Objective: To determine the feasibility and safety of laparoscopically assisted vaginal hysterectomy in the treatment of presumed stage I endometrial cancer.
Study Design: This was a prospective cohort study without randomization of 182 consecutive patients who underwent surgery for early endometrial cancer or atypical hyperplasia at the West Kent Gynaecological Oncology Centre, UK. Seventy-four had laparoscopically assisted vaginal hysterectomy and bilateral salpingo-oophorectomy (BSO), and 108 had a total abdominal hysterectomy and bilateral salpingo-oophorectomy. Lymphadenectomy was performed in 153 patients, and lymph node sampling was performed in 2 patients. Twenty-seven patients with serous papillary endometrial cancer in addition had an omentectomy. The groups were compared for epidemiological and clinical characteristics, surgical outcomes, hospital stay, lymph node harvest, and intraoperative and postoperative complications.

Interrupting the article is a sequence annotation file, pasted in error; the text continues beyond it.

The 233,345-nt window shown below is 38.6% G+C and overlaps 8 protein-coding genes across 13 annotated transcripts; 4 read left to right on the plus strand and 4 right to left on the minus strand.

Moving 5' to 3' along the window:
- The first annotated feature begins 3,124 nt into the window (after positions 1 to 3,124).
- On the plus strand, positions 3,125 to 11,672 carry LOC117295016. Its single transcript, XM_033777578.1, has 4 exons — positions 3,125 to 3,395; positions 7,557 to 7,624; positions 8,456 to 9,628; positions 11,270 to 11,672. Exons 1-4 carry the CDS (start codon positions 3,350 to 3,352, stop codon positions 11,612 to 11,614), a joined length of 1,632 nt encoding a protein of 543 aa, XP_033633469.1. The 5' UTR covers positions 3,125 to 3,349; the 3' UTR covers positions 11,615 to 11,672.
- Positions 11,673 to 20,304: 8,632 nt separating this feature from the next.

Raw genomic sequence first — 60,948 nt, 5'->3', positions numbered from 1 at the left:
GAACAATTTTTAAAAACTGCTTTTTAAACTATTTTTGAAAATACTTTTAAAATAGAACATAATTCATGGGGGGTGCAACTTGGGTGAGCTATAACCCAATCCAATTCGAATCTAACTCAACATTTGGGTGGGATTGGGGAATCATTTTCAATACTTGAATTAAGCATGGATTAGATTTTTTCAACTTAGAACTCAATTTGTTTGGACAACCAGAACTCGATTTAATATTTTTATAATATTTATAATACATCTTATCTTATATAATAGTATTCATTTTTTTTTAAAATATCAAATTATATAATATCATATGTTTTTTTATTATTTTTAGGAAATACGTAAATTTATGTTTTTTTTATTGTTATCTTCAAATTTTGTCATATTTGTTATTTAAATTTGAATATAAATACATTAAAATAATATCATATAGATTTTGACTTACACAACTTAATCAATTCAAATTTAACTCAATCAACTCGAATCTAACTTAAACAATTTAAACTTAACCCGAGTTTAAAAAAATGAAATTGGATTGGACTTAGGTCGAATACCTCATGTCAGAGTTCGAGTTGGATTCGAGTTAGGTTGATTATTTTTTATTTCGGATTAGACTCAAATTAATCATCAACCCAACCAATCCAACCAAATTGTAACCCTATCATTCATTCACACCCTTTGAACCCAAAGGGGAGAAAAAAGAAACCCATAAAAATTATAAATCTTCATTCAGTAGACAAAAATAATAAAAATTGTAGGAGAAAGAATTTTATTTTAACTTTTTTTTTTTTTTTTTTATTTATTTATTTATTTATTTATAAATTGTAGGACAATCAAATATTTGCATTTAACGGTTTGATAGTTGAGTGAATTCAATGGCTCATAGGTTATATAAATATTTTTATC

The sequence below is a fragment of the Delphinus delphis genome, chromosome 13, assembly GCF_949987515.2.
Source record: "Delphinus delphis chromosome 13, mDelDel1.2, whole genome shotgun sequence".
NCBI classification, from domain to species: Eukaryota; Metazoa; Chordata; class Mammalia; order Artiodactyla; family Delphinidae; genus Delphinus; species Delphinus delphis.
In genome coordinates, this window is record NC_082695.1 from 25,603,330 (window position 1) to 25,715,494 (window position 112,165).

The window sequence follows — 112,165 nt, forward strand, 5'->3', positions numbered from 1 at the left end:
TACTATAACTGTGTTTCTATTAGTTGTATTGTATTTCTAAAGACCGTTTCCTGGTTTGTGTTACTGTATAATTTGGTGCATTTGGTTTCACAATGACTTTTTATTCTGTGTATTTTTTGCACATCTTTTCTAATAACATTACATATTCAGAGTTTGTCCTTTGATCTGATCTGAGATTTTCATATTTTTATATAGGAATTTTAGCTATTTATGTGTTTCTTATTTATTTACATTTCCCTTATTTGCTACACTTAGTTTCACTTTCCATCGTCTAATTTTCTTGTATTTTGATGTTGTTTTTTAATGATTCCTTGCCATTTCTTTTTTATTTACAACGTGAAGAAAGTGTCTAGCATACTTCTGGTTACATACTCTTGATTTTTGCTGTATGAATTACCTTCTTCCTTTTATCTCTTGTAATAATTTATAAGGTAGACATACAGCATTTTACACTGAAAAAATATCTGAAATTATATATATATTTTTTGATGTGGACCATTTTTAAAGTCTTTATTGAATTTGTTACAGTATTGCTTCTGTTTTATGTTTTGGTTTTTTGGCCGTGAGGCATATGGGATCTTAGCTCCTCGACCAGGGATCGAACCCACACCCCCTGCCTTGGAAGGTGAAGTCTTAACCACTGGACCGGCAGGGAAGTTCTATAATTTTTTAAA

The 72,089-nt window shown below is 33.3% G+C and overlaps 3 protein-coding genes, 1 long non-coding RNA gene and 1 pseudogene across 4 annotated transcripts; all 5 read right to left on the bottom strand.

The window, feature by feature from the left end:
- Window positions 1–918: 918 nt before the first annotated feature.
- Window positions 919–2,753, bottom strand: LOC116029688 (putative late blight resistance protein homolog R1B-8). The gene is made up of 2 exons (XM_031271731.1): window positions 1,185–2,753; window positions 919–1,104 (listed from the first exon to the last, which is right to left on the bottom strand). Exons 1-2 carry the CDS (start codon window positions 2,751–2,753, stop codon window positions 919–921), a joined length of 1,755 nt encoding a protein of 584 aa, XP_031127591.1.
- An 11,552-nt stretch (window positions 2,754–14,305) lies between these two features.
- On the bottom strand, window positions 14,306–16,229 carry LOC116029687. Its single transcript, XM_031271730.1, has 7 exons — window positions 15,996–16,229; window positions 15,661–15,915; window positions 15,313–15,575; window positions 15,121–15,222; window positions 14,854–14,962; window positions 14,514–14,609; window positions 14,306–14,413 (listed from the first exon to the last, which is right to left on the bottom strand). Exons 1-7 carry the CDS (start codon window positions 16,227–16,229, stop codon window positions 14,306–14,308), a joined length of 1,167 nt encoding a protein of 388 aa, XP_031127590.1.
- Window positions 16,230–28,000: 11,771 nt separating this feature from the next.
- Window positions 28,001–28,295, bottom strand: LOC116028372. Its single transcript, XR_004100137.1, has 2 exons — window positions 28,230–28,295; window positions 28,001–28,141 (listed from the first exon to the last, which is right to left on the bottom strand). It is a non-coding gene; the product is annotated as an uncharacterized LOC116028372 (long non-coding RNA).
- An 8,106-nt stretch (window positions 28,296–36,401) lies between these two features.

Results: The patients in the laparoscopy group had less blood loss, similar number of lymph nodes removed, less need for analgesia, and shorter hospital stay but longer operative time than those treated by laparotomy. In our study, we had 4 conversions (5.4%) from laparoscopy to laparotomy. Twenty-eight (41%) patients who had laparoscopic surgery were obese (body mass index [BMI] >30 kg/m2). Postoperative complications were more common in the laparotomy group (34%) than in the laparoscopy group (6%). No major complications occurred in the laparoscopy group. Wound infection was the most common complication in laparotomy patients, and this invariably happened to obese patients (BMI >30 kg/m2). There were 6 readmissions, all from the laparotomy group.
Conclusions: Laparoscopic surgery is a safe and reliable alternative to open surgery in the management of early endometrial cancer patients, with significantly reduced hospital stay and complications, especially in those patients with an elevated BMI.
- Endometrial carcinoma
- Laparoscopically assisted vaginal hysterectomy (LAVH)
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